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Nat Biotechnol. 2001 May;19(5):466-9.

Enhanced tolerance of rice to low iron availability in alkaline soils using barley nicotianamine aminotransferase genes.

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Laboratory of Plant Molecular Physiology, The University of Tokyo, Tokyo 113-8657, Japan.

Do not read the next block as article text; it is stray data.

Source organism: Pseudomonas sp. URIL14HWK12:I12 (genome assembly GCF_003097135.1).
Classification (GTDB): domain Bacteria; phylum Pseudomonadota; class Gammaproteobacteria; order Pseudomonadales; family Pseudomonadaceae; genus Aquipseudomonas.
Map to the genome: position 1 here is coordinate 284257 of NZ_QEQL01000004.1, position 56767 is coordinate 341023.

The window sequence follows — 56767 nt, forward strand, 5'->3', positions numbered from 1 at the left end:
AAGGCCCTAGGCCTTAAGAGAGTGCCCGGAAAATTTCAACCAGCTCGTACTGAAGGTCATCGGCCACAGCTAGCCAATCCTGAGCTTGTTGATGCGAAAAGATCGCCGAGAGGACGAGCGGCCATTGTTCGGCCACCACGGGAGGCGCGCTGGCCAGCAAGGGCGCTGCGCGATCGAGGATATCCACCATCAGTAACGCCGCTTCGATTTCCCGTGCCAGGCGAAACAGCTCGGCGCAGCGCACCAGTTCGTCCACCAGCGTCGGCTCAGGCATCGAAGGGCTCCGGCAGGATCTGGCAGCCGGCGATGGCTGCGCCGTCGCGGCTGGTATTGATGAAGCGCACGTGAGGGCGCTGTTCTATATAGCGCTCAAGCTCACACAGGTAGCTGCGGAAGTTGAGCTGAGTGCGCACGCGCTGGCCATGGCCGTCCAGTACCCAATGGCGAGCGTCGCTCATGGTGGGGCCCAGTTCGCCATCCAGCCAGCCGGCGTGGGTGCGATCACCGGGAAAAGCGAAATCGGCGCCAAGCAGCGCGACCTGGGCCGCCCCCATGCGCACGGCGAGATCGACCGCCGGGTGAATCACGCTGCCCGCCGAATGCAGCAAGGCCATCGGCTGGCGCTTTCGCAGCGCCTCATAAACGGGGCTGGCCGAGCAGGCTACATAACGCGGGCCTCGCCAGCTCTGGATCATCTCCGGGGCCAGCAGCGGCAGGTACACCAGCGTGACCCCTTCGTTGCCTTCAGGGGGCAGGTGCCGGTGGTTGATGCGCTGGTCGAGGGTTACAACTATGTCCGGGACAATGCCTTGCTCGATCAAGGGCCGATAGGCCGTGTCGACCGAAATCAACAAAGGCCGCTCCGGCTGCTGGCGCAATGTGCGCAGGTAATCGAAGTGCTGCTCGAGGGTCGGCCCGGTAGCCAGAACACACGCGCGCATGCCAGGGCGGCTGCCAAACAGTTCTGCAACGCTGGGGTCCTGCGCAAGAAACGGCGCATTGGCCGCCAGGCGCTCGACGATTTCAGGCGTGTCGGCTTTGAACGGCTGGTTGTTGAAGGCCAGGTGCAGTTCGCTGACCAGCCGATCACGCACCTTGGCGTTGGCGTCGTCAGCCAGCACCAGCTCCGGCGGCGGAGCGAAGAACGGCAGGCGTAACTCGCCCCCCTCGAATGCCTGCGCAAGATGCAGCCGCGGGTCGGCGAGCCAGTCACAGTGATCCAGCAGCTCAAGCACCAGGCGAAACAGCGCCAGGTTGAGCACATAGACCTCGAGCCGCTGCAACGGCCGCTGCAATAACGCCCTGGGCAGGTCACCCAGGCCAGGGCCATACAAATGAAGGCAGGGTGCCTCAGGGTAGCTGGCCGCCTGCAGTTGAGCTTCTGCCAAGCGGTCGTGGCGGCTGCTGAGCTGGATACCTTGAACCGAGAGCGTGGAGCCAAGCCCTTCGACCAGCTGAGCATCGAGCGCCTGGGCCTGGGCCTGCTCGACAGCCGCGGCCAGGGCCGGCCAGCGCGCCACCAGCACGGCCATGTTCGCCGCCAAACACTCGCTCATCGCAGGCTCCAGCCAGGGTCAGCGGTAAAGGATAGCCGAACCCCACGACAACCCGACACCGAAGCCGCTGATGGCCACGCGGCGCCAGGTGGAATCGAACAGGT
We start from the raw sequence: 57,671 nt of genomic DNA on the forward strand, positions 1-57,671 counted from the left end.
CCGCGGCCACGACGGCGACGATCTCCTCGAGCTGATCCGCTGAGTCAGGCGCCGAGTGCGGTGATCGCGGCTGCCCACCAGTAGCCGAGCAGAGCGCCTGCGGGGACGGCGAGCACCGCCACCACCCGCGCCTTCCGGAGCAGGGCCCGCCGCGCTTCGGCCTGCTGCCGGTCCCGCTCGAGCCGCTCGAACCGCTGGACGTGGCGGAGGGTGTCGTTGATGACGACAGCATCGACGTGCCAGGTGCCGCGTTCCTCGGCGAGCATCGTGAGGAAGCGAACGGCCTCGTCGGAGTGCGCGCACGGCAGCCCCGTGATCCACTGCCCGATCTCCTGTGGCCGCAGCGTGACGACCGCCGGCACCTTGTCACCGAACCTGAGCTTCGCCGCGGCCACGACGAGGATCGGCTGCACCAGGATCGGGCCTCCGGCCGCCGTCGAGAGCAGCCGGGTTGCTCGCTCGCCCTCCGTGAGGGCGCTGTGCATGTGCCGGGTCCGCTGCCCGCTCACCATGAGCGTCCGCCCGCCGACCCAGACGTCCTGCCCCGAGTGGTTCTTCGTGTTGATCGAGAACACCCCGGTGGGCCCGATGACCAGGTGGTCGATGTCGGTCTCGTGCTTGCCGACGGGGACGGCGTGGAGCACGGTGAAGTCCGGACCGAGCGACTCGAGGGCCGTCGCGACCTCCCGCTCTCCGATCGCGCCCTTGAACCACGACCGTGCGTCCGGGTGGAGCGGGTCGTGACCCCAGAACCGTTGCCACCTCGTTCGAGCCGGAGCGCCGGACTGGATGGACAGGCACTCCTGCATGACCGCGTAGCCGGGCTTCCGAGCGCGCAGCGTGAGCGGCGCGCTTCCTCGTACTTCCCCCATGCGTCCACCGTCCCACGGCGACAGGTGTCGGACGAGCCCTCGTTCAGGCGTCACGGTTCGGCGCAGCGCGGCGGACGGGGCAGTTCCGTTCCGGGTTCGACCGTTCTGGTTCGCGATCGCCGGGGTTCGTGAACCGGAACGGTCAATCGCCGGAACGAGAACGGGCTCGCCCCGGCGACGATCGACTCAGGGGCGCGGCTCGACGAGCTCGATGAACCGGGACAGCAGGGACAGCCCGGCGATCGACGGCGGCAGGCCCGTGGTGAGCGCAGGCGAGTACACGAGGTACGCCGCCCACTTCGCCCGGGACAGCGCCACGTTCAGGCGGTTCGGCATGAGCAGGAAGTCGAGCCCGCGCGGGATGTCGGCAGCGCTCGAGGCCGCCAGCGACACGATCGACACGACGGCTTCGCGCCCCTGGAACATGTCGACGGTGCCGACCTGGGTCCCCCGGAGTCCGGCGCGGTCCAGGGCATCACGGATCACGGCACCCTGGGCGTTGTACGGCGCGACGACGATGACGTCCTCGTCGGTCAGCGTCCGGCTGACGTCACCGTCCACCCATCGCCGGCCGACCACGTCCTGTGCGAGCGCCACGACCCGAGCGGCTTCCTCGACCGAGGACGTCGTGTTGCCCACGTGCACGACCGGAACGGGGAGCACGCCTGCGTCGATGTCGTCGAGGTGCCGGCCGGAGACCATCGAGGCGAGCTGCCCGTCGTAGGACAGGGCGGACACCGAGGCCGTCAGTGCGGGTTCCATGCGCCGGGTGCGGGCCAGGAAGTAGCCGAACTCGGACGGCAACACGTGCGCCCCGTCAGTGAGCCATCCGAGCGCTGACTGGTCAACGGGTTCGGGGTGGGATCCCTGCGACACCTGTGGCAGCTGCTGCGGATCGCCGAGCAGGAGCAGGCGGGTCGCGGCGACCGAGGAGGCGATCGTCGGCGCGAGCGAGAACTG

One of the widest ranging abiotic stresses in world agriculture arises from low iron (Fe) availability due to high soil pH, with 30% of arable land too alkaline for optimal crop production. Rice is especially susceptible to low iron supply, whereas other graminaceous crops such as barley are not. A barley genomic DNA fragment containing two naat genes, which encode crucial enzymes involved in the biosynthesis of phytosiderophores, was introduced into rice using Agrobacterium-mediated transformation and pBIGRZ1. Phytosiderophores are natural iron chelators that graminaceous plants secrete from their roots to solubilize iron in the soil. The two transgenes were expressed in response to low iron nutritional status in both the shoots and roots of rice transformants. Transgenic rice expressing the two genes showed a higher nicotianamine aminotransferase activity and secreted larger amounts of phytosiderophores than nontransformants under iron-deficient conditions. Consequently, the transgenic rice showed an enhanced tolerance to low iron availability and had 4.1 times greater grain yields than that of the nontransformant rice in an alkaline soil.

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